Flames Oust Sharks, Head to Final 

Gelinas Scores Third Straight Series Winner 

May 19th, 2004

There's only one thing left now, the impossible suddenly in sight, the Calgary Flames among the final two competing for a Stanley Cup for the first time since 1989.

Let's repeat that. A Stanley Cup. The first Canadian team to advance this far since 1994. The former chumps now true champs and still going for more as the calendar clicks closer to June.

A memorable 3-1 victory last night in front of 19,289 delirious fans at the Saddledome eliminated the San Jose Sharks, Calgary the first team in the modern era to pass three division champions on the way to the Cup final, now needing to eliminate a fourth, either Tampa or Philadelphia, to claim hockey's ultimate prize.

With his heady second period goal, Martin Gelinas has proven a decisive factor through these playoffs, eliminating Vancouver with a Game 7 overtime marker, eliminating Detroit with a Game 6 overtime winner and now dealing the decisive blow to San Jose.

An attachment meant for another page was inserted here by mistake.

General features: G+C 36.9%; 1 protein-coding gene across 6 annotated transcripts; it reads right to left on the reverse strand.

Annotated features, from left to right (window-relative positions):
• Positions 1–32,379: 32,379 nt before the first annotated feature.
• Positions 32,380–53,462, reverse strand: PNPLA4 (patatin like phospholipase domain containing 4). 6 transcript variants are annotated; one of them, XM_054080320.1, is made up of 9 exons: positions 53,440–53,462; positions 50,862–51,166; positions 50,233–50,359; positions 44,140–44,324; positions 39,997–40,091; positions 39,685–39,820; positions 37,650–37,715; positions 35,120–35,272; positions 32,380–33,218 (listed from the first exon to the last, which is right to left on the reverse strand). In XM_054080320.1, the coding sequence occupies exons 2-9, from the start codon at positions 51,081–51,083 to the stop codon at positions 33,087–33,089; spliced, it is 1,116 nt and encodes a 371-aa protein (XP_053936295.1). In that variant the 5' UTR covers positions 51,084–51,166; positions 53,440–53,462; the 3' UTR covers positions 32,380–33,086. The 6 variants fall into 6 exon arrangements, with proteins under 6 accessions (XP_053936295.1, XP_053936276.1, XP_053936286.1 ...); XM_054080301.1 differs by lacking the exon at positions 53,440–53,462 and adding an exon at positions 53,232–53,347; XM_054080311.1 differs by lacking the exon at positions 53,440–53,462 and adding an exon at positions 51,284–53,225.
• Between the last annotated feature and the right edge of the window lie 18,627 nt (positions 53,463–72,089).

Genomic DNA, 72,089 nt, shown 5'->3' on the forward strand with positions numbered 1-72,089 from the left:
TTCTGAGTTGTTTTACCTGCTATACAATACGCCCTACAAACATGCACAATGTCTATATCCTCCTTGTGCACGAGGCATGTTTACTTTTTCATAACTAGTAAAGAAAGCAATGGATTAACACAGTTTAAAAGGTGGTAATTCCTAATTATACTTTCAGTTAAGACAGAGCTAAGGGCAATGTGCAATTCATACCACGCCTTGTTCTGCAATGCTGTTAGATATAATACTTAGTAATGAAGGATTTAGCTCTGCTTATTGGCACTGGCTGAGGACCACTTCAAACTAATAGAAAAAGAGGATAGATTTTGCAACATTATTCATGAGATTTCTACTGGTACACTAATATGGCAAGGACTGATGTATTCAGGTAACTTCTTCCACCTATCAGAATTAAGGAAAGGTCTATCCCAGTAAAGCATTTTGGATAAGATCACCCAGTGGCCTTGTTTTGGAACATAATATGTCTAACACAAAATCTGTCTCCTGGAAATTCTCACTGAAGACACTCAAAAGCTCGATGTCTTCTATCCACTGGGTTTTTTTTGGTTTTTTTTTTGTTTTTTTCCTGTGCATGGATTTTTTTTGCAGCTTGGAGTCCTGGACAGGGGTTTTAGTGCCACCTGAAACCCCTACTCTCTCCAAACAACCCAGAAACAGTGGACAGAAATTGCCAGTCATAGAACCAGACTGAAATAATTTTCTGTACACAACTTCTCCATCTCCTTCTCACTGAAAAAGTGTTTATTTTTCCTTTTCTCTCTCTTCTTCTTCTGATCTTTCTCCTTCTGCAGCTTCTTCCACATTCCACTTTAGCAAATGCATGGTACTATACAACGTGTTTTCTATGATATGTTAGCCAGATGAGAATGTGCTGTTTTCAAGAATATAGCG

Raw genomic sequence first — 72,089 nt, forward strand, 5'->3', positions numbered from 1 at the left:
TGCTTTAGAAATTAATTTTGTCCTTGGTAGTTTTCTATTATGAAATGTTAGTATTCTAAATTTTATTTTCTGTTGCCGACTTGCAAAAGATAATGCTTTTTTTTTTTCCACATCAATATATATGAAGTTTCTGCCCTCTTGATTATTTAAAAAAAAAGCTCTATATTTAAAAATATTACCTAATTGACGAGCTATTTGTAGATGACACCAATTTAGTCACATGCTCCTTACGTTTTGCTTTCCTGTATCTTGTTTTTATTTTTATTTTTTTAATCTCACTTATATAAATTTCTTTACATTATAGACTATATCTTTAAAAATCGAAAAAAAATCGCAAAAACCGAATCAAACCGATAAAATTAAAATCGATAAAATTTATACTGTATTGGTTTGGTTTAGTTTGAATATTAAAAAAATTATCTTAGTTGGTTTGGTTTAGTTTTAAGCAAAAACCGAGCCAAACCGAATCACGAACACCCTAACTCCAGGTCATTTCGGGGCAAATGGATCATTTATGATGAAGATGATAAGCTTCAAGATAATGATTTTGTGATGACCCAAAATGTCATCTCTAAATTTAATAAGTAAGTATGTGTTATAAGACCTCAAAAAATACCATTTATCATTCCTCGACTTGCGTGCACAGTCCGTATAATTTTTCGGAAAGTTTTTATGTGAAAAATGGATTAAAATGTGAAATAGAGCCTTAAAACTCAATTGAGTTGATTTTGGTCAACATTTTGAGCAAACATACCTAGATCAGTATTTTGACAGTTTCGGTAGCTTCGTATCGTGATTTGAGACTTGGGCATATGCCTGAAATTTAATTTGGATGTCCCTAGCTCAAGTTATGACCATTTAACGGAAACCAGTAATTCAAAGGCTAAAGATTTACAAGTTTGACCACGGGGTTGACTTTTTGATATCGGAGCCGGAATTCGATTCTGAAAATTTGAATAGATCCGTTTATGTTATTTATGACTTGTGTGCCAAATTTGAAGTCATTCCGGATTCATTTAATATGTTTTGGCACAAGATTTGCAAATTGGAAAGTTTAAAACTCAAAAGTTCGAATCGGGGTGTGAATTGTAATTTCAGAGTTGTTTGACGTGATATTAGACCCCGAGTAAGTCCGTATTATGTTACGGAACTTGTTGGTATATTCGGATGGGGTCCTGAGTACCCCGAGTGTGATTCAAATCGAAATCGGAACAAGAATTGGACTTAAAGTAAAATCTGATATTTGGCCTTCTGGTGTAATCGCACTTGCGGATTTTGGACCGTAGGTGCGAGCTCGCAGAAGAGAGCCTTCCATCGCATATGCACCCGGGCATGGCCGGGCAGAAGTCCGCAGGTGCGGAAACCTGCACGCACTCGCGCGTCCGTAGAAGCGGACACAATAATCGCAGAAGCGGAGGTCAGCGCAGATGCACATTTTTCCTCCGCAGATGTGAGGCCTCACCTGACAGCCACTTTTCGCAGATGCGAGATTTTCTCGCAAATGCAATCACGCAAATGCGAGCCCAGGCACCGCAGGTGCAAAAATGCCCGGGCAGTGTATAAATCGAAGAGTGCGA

Calgary started this improbable, if not miraculous campaign as one of the Original 30 and one of the lower tier at that, few giving a franchise seven years removed from the playoffs any opportunity to break the streak.

In fact, if there was one bet safer the last seven years than Calgary pulling an annual folderoo in the regular season it would have to have been the Flames propensity through 15 years of cashing in their chips in the first round even if they did qualify for the post-season.

So pardon our astonishment as this long, long famine has suddenly turned into a gorging feast.

Finish above .500 for the first time in eight seasons. Check.

Make the playoffs. Check.

Win a playoff round. Check.

Win a playoff overtime game for the first time since 1991. Check.

Win a game seven overtime after losing three such tragedies in the 1990's. Check.

Knock off the President's Trophy Champions in the second round. Check.

And now wiping out the Sharks in six after being given up for dead when they had dropped two in a row on home ice last week, winning in San Jose in stunning fashion and putting the Sharks on the golf course by being the first team in this series victorious on home ice.

Only the Stanley Cup remains.

Nothing else is left.

Calgary captain Jarome Iginla led his team once again with a large effort game, scoring a power play goal late in the first period, his tenth of the post-season to lead all players, elevating his game once again when the moment called for it, the Conn Smythe Trophy as playoff MVP now his to lose in the coming seven game series.

The Calgary captain took a pass from Craig Conroy near the San Jose blueline, deftly rifling the puck between the wickets of both Scott Hannan and Evgeni Nabokov for the all important first goal, this series ending in wins for whichever team managed to strike first.